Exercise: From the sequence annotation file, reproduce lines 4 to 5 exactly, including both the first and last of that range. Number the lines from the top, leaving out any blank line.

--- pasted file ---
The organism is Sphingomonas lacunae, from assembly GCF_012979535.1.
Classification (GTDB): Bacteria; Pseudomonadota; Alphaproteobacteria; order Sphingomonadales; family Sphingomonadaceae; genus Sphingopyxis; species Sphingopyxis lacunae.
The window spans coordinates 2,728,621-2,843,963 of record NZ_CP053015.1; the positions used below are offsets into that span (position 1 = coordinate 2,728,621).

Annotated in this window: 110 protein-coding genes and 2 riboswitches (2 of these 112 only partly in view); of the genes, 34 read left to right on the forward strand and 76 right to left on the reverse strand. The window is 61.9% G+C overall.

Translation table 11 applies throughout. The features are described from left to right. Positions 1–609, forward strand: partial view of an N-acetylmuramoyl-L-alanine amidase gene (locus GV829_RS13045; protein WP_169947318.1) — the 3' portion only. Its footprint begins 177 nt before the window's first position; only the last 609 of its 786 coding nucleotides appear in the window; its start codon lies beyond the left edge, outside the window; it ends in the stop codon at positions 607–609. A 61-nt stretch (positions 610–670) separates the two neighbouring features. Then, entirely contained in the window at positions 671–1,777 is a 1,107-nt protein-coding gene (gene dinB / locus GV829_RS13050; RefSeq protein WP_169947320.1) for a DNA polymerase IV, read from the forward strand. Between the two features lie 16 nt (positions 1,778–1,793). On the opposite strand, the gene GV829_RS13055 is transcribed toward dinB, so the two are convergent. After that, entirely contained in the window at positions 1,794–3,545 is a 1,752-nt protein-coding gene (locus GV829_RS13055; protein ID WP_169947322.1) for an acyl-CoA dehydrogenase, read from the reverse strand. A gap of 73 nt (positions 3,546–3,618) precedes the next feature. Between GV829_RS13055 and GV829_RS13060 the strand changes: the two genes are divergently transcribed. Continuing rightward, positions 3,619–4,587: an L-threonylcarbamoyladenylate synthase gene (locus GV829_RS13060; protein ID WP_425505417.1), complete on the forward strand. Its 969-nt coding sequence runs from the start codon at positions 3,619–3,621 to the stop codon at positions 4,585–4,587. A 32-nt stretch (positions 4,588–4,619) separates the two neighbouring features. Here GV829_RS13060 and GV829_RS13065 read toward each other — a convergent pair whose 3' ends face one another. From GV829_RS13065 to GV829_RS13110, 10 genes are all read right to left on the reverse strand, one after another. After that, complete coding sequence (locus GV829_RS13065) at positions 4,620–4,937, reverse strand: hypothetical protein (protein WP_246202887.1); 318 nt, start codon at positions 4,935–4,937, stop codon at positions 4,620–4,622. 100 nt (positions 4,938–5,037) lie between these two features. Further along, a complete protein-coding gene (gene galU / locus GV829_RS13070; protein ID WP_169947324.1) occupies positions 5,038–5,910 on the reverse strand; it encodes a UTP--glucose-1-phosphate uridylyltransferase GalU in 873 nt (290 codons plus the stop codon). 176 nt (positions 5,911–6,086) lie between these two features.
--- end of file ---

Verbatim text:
Annotated in this window: 110 protein-coding genes and 2 riboswitches (2 of these 112 only partly in view); of the genes, 34 read left to right on the forward strand and 76 right to left on the reverse strand. The window is 61.9% G+C overall.

Translation table 11 applies throughout. The features are described from left to right. Positions 1–609, forward strand: partial view of an N-acetylmuramoyl-L-alanine amidase gene (locus GV829_RS13045; protein WP_169947318.1) — the 3' portion only. Its footprint begins 177 nt before the window's first position; only the last 609 of its 786 coding nucleotides appear in the window; its start codon lies beyond the left edge, outside the window; it ends in the stop codon at positions 607–609. A 61-nt stretch (positions 610–670) separates the two neighbouring features. Then, entirely contained in the window at positions 671–1,777 is a 1,107-nt protein-coding gene (gene dinB / locus GV829_RS13050; RefSeq protein WP_169947320.1) for a DNA polymerase IV, read from the forward strand. Between the two features lie 16 nt (positions 1,778–1,793). On the opposite strand, the gene GV829_RS13055 is transcribed toward dinB, so the two are convergent. After that, entirely contained in the window at positions 1,794–3,545 is a 1,752-nt protein-coding gene (locus GV829_RS13055; protein ID WP_169947322.1) for an acyl-CoA dehydrogenase, read from the reverse strand. A gap of 73 nt (positions 3,546–3,618) precedes the next feature. Between GV829_RS13055 and GV829_RS13060 the strand changes: the two genes are divergently transcribed. Continuing rightward, positions 3,619–4,587: an L-threonylcarbamoyladenylate synthase gene (locus GV829_RS13060; protein ID WP_425505417.1), complete on the forward strand. Its 969-nt coding sequence runs from the start codon at positions 3,619–3,621 to the stop codon at positions 4,585–4,587. A 32-nt stretch (positions 4,588–4,619) separates the two neighbouring features. Here GV829_RS13060 and GV829_RS13065 read toward each other — a convergent pair whose 3' ends face one another. From GV829_RS13065 to GV829_RS13110, 10 genes are all read right to left on the reverse strand, one after another. After that, complete coding sequence (locus GV829_RS13065) at positions 4,620–4,937, reverse strand: hypothetical protein (protein WP_246202887.1); 318 nt, start codon at positions 4,935–4,937, stop codon at positions 4,620–4,622. 100 nt (positions 4,938–5,037) lie between these two features. Further along, a complete protein-coding gene (gene galU / locus GV829_RS13070; protein ID WP_169947324.1) occupies positions 5,038–5,910 on the reverse strand; it encodes a UTP--glucose-1-phosphate uridylyltransferase GalU in 873 nt (290 codons plus the stop codon). 176 nt (positions 5,911–6,086) lie between these two features.